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NZ Welcomes Creation Of International Court

12 April 2002 Media Statement

NZ Welcomes Creation Of International Criminal Court

An historic event at the United Nations in New York has cleared the way for the creation of the first permanent International Criminal Court.

Prime Minister and acting Foreign Minister Helen Clark said it represents a significant step forward for international justice and the protection of human rights.

Under the Statute of the International Criminal Court, adopted in Rome in July 1998, sixty states had to become party before the court could be set up. That happened today when ten states - Bosnia and Herzegovina, Bulgaria, Cambodia, Democratic Republic of the Congo, Ireland, Jordan, Mongolia, Niger, Romania, and Slovakia - ratified the treaty, taking the total number of parties over the required sixty.

Helen Clark said New Zealand was proud to be one of the founding members.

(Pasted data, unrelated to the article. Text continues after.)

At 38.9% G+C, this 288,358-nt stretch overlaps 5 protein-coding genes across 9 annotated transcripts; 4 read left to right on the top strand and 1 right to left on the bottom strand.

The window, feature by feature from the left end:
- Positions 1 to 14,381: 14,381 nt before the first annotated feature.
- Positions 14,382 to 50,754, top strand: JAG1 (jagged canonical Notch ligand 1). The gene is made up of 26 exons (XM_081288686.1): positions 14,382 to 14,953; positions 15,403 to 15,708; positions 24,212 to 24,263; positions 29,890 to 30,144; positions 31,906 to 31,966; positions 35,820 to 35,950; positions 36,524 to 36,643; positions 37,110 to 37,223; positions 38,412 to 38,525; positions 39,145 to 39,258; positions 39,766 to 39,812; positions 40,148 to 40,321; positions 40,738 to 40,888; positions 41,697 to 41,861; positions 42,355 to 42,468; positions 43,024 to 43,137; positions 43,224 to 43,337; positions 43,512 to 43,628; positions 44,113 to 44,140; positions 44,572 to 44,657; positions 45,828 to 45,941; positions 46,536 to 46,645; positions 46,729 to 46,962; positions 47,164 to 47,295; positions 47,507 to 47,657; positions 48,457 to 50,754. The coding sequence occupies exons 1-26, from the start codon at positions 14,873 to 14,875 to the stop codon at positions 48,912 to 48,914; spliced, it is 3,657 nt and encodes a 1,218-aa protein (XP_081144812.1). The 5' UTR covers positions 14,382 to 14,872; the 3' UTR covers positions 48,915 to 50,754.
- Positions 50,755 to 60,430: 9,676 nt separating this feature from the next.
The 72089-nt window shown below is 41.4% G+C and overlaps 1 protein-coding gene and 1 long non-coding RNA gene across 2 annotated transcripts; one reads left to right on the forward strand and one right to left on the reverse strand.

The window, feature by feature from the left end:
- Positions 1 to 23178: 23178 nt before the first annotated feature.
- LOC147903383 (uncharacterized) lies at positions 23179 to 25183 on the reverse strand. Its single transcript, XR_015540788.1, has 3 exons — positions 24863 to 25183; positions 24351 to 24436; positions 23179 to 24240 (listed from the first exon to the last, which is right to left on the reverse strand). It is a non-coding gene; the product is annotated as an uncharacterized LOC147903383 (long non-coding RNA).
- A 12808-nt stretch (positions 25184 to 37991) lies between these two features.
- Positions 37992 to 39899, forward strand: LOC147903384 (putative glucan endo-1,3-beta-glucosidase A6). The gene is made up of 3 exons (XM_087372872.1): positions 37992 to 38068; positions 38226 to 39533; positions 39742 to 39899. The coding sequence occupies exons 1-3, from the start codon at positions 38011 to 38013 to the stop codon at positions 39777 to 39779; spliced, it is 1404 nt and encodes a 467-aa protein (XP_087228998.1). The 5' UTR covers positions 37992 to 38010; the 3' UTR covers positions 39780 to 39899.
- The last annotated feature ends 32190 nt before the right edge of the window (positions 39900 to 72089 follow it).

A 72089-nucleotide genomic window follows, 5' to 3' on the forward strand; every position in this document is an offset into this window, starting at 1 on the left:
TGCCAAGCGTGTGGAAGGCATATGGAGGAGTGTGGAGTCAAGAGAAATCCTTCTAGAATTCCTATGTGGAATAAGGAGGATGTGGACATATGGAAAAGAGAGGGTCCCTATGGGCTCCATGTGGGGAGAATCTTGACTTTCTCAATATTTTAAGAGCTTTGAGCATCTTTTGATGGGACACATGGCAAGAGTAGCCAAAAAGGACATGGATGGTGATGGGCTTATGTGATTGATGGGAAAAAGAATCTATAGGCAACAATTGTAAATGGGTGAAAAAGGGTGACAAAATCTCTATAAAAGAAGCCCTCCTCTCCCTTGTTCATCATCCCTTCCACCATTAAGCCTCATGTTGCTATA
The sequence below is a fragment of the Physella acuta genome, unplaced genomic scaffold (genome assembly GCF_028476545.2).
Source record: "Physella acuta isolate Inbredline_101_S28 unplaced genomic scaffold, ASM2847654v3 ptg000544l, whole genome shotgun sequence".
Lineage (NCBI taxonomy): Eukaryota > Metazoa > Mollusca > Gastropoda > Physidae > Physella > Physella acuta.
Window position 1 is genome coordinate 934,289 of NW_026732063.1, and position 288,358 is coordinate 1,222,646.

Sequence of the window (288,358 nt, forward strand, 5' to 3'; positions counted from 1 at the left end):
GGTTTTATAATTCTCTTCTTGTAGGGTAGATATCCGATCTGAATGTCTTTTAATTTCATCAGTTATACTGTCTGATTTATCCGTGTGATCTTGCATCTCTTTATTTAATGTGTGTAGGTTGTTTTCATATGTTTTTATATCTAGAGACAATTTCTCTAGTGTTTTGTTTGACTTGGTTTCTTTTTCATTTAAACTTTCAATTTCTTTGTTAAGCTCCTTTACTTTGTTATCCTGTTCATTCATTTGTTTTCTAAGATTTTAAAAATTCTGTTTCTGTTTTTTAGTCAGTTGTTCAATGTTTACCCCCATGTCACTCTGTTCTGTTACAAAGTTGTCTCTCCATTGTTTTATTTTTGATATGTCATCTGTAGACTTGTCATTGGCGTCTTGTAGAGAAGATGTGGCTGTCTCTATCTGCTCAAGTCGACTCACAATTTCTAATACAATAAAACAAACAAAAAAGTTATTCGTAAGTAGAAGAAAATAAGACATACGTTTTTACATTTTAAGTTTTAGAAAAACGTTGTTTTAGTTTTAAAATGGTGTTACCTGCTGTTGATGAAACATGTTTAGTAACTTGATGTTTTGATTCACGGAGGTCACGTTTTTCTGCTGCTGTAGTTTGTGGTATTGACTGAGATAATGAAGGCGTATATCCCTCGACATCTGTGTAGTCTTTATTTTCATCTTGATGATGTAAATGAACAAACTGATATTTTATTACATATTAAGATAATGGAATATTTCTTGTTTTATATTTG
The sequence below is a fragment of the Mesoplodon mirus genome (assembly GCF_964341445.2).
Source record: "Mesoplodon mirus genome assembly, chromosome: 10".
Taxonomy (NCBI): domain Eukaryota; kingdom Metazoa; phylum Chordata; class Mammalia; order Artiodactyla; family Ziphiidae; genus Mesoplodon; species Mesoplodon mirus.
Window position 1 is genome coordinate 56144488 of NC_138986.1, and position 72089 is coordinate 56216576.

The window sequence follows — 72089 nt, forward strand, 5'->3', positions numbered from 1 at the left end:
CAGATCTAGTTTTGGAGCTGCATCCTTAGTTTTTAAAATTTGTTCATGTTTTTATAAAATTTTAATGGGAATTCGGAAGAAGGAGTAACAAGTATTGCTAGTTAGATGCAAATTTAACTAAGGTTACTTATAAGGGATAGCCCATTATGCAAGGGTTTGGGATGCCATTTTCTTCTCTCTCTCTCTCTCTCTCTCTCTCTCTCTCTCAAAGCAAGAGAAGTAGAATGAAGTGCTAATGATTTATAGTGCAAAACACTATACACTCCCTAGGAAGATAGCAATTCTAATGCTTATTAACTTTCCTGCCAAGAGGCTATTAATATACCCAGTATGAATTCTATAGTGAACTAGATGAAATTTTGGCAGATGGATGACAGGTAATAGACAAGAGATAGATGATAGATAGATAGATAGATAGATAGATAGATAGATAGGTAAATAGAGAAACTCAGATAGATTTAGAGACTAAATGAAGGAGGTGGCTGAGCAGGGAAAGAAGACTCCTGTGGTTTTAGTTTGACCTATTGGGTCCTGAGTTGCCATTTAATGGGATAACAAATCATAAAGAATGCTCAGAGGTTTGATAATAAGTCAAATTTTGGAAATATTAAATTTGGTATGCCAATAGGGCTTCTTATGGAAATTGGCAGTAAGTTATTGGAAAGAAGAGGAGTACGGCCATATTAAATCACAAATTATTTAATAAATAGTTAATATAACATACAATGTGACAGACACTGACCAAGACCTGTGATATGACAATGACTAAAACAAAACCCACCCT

“We gave priority to early ratification, which took place in September 2000, in order to signal our strong commitment to the Court and to the principles of international justice that it embodies.

“The new court, which is to be established in The Hague, will have jurisdiction over individuals who commit genocide, crimes against humanity, war crimes and, at a future date, aggression.

“A permanent International Criminal Court will help to ensure that individuals responsible for the most serious violations of international law can be brought to justice without delay. The sad reality is that a permanent court is now needed more than ever, as events like those in Sierra Leone and East Timor illustrate.

“The 60th ratification marks the birth of the ICC. For the court to be truly representative and effective internationally, it needs to have wide geographical reach. New Zealand will continue to do what it can to encourage other States to work towards becoming party to the Rome Statute.

“A permanent court, operating wisely, will add an important new tool to the world's arsenal against human rights violations. Its existence will help deter these crimes in a way that ad hoc tribunals that are set up after the event do not,” Helen Clark said.


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